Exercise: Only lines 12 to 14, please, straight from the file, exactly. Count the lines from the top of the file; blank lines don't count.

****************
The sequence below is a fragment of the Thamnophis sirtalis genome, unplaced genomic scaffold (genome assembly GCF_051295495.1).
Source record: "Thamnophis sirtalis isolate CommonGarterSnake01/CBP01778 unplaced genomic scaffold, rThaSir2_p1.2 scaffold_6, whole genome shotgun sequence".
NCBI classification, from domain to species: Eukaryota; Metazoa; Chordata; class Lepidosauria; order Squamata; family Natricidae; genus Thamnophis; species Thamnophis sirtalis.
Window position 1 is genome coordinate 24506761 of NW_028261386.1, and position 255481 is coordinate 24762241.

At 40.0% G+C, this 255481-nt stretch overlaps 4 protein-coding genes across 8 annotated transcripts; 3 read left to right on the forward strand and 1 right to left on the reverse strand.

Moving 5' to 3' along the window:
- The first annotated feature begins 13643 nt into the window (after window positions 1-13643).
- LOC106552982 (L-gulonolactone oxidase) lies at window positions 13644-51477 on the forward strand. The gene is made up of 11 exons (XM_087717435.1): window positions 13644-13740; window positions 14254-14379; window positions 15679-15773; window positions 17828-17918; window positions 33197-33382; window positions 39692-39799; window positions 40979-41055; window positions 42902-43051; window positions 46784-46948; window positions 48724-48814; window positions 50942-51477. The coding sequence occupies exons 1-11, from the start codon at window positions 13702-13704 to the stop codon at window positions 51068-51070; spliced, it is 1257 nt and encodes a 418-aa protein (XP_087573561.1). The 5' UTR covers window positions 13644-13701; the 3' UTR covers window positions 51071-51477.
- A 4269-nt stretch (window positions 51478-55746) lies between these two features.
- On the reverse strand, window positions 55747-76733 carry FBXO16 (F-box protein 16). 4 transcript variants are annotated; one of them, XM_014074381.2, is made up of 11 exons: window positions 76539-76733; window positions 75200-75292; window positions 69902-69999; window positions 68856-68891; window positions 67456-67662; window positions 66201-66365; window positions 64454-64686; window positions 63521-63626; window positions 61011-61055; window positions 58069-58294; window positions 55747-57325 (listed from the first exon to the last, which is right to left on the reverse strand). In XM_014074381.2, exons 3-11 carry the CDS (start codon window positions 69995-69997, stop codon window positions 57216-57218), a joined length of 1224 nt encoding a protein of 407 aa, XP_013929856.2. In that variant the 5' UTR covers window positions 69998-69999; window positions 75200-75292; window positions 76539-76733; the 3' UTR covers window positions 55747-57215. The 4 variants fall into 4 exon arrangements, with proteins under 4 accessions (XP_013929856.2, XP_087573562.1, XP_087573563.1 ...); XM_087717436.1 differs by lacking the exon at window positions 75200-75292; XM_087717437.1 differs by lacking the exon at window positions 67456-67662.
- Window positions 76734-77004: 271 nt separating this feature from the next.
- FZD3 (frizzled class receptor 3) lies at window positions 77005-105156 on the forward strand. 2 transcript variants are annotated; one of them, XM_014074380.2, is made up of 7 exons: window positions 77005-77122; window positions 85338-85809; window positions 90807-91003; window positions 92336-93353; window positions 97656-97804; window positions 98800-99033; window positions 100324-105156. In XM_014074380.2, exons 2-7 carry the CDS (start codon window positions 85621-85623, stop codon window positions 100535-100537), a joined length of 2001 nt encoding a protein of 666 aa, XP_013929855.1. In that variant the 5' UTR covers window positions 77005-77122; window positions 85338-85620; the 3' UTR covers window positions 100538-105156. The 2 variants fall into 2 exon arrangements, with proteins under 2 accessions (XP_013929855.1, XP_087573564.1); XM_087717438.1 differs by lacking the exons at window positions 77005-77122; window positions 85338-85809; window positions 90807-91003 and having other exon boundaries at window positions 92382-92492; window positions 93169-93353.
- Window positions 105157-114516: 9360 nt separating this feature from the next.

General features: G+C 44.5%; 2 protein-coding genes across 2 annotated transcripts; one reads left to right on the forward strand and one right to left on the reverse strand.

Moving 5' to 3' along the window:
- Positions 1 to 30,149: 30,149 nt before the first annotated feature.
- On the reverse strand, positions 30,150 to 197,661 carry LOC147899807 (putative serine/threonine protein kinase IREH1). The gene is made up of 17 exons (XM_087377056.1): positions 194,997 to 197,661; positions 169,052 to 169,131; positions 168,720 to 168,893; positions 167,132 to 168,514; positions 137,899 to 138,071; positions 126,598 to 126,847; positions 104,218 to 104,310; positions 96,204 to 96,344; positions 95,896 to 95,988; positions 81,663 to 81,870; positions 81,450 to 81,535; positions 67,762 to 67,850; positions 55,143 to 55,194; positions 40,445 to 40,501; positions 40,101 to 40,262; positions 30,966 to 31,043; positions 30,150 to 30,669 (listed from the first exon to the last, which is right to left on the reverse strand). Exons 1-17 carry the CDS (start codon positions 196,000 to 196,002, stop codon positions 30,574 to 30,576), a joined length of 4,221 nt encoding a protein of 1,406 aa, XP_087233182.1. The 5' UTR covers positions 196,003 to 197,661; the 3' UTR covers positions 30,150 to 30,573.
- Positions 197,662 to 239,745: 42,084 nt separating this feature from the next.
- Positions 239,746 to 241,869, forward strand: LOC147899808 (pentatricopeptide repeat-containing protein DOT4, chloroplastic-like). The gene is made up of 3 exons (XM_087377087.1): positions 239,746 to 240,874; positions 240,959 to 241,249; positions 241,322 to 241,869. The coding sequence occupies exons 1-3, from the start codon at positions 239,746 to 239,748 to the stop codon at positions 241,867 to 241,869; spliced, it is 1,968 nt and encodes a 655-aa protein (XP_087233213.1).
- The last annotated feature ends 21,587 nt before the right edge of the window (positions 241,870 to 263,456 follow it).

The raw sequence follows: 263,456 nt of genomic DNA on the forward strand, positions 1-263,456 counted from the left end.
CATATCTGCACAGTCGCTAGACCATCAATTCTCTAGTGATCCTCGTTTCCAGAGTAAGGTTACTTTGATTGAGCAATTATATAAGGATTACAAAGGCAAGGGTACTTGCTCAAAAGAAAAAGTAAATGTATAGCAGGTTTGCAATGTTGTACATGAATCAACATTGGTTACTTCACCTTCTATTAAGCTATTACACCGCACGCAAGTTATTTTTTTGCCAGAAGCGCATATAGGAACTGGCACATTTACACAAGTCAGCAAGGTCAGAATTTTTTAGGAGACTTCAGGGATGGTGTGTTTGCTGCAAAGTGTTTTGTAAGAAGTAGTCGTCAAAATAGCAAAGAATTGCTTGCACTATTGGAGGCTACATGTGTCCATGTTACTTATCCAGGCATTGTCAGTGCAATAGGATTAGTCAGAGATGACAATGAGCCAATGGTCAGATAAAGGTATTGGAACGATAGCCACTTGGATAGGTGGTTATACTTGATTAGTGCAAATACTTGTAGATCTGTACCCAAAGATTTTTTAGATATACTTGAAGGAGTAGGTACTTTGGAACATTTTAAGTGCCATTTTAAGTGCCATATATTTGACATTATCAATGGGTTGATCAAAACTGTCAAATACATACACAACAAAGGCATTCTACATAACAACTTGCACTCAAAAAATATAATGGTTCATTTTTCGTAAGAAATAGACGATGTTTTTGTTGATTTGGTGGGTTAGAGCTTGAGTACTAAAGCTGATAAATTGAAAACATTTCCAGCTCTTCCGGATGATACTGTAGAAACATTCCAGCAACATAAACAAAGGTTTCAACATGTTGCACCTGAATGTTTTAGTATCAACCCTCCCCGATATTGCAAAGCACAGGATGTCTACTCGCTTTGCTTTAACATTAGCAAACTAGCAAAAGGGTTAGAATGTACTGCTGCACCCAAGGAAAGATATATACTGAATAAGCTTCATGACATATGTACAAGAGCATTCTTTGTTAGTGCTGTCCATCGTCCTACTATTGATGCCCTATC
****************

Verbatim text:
- FZD3 (frizzled class receptor 3) lies at window positions 77005-105156 on the forward strand. 2 transcript variants are annotated; one of them, XM_014074380.2, is made up of 7 exons: window positions 77005-77122; window positions 85338-85809; window positions 90807-91003; window positions 92336-93353; window positions 97656-97804; window positions 98800-99033; window positions 100324-105156. In XM_014074380.2, exons 2-7 carry the CDS (start codon window positions 85621-85623, stop codon window positions 100535-100537), a joined length of 2001 nt encoding a protein of 666 aa, XP_013929855.1. In that variant the 5' UTR covers window positions 77005-77122; window positions 85338-85620; the 3' UTR covers window positions 100538-105156. The 2 variants fall into 2 exon arrangements, with proteins under 2 accessions (XP_013929855.1, XP_087573564.1); XM_087717438.1 differs by lacking the exons at window positions 77005-77122; window positions 85338-85809; window positions 90807-91003 and having other exon boundaries at window positions 92382-92492; window positions 93169-93353.
- Window positions 105157-114516: 9360 nt separating this feature from the next.

General features: G+C 44.5%; 2 protein-coding genes across 2 annotated transcripts; one reads left to right on the forward strand and one right to left on the reverse strand.